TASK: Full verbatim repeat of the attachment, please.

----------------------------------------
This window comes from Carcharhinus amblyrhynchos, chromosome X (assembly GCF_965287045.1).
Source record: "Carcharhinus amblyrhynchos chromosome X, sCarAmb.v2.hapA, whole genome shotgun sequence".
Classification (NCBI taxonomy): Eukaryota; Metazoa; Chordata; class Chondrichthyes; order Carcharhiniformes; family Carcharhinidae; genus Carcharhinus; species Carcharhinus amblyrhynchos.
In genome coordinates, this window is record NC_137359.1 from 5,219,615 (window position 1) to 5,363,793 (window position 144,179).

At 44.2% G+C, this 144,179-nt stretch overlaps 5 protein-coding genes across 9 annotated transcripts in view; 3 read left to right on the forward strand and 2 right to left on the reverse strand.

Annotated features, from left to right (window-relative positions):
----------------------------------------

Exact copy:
This window comes from Carcharhinus amblyrhynchos, chromosome X (assembly GCF_965287045.1).
Source record: "Carcharhinus amblyrhynchos chromosome X, sCarAmb.v2.hapA, whole genome shotgun sequence".
Classification (NCBI taxonomy): Eukaryota; Metazoa; Chordata; class Chondrichthyes; order Carcharhiniformes; family Carcharhinidae; genus Carcharhinus; species Carcharhinus amblyrhynchos.
In genome coordinates, this window is record NC_137359.1 from 5,219,615 (window position 1) to 5,363,793 (window position 144,179).

At 44.2% G+C, this 144,179-nt stretch overlaps 5 protein-coding genes across 9 annotated transcripts in view; 3 read left to right on the forward strand and 2 right to left on the reverse strand.

Annotated features, from left to right (window-relative positions):